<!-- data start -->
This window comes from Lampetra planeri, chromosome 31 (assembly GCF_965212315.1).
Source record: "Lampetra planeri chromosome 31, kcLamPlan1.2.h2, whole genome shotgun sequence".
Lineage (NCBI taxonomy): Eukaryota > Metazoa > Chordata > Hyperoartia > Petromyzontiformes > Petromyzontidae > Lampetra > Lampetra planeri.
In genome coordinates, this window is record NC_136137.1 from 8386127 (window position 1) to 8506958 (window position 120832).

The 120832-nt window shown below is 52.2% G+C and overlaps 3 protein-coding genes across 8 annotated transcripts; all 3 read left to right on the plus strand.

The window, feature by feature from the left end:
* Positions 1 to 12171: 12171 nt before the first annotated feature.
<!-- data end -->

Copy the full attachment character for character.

This window comes from Lampetra planeri, chromosome 31 (assembly GCF_965212315.1).
Source record: "Lampetra planeri chromosome 31, kcLamPlan1.2.h2, whole genome shotgun sequence".
Lineage (NCBI taxonomy): Eukaryota > Metazoa > Chordata > Hyperoartia > Petromyzontiformes > Petromyzontidae > Lampetra > Lampetra planeri.
In genome coordinates, this window is record NC_136137.1 from 8386127 (window position 1) to 8506958 (window position 120832).

The 120832-nt window shown below is 52.2% G+C and overlaps 3 protein-coding genes across 8 annotated transcripts; all 3 read left to right on the plus strand.

The window, feature by feature from the left end:
* Positions 1 to 12171: 12171 nt before the first annotated feature.